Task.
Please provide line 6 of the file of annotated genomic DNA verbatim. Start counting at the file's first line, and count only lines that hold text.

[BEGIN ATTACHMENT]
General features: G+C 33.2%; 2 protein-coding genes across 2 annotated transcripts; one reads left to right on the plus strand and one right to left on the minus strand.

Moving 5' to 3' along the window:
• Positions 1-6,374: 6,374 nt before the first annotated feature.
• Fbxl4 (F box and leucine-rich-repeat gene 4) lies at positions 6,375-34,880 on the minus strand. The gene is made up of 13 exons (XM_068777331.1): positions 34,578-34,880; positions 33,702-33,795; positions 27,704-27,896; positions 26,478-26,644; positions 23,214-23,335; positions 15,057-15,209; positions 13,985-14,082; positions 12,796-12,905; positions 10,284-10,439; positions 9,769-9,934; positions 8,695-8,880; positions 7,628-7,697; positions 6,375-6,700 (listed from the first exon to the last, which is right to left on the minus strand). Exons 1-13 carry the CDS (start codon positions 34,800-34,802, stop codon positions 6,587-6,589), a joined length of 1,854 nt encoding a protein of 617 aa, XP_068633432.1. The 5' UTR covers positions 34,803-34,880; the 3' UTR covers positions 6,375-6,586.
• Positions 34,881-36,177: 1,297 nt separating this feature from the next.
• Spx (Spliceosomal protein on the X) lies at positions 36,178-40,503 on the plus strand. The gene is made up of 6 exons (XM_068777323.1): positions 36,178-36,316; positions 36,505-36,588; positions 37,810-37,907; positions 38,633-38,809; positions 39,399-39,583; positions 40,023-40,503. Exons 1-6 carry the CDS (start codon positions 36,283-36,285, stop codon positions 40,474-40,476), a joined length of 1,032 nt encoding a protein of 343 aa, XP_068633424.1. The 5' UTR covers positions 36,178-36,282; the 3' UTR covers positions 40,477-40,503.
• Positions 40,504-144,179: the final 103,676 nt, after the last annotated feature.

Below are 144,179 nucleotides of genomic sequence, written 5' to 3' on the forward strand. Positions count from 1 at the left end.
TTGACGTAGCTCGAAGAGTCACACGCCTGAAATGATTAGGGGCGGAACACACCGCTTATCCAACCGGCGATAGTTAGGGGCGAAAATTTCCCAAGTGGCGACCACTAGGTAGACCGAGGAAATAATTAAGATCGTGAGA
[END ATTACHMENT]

• Spx (Spliceosomal protein on the X) lies at positions 36,178-40,503 on the plus strand. The gene is made up of 6 exons (XM_068777323.1): positions 36,178-36,316; positions 36,505-36,588; positions 37,810-37,907; positions 38,633-38,809; positions 39,399-39,583; positions 40,023-40,503. Exons 1-6 carry the CDS (start codon positions 36,283-36,285, stop codon positions 40,474-40,476), a joined length of 1,032 nt encoding a protein of 343 aa, XP_068633424.1. The 5' UTR covers positions 36,178-36,282; the 3' UTR covers positions 40,477-40,503.